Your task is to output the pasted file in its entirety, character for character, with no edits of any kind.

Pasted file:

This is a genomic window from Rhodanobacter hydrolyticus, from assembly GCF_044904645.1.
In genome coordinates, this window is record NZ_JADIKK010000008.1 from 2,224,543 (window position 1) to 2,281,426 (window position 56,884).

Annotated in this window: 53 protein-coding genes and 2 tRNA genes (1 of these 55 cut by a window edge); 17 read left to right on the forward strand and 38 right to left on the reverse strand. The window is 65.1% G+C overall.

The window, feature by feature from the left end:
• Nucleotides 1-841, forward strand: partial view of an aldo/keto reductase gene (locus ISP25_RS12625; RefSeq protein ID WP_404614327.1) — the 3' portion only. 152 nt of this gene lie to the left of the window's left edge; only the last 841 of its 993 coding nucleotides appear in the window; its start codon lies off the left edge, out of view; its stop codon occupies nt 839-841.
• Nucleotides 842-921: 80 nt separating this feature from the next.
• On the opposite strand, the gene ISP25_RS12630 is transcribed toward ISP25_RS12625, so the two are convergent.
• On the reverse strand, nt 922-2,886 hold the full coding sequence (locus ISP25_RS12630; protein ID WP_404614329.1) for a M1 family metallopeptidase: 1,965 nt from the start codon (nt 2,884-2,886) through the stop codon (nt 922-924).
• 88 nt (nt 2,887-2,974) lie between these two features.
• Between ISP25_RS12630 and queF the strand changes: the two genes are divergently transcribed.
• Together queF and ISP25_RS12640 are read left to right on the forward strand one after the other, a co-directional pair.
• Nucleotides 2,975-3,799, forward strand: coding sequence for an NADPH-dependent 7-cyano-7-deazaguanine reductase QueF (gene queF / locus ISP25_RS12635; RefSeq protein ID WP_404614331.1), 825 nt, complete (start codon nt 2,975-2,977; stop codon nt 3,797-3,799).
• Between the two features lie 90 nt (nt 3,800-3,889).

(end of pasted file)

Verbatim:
This is a genomic window from Rhodanobacter hydrolyticus, from assembly GCF_044904645.1.
In genome coordinates, this window is record NZ_JADIKK010000008.1 from 2,224,543 (window position 1) to 2,281,426 (window position 56,884).

Annotated in this window: 53 protein-coding genes and 2 tRNA genes (1 of these 55 cut by a window edge); 17 read left to right on the forward strand and 38 right to left on the reverse strand. The window is 65.1% G+C overall.

The window, feature by feature from the left end:
• Nucleotides 1-841, forward strand: partial view of an aldo/keto reductase gene (locus ISP25_RS12625; RefSeq protein ID WP_404614327.1) — the 3' portion only. 152 nt of this gene lie to the left of the window's left edge; only the last 841 of its 993 coding nucleotides appear in the window; its start codon lies off the left edge, out of view; its stop codon occupies nt 839-841.
• Nucleotides 842-921: 80 nt separating this feature from the next.
• On the opposite strand, the gene ISP25_RS12630 is transcribed toward ISP25_RS12625, so the two are convergent.
• On the reverse strand, nt 922-2,886 hold the full coding sequence (locus ISP25_RS12630; protein ID WP_404614329.1) for a M1 family metallopeptidase: 1,965 nt from the start codon (nt 2,884-2,886) through the stop codon (nt 922-924).
• 88 nt (nt 2,887-2,974) lie between these two features.
• Between ISP25_RS12630 and queF the strand changes: the two genes are divergently transcribed.
• Together queF and ISP25_RS12640 are read left to right on the forward strand one after the other, a co-directional pair.
• Nucleotides 2,975-3,799, forward strand: coding sequence for an NADPH-dependent 7-cyano-7-deazaguanine reductase QueF (gene queF / locus ISP25_RS12635; RefSeq protein ID WP_404614331.1), 825 nt, complete (start codon nt 2,975-2,977; stop codon nt 3,797-3,799).
• Between the two features lie 90 nt (nt 3,800-3,889).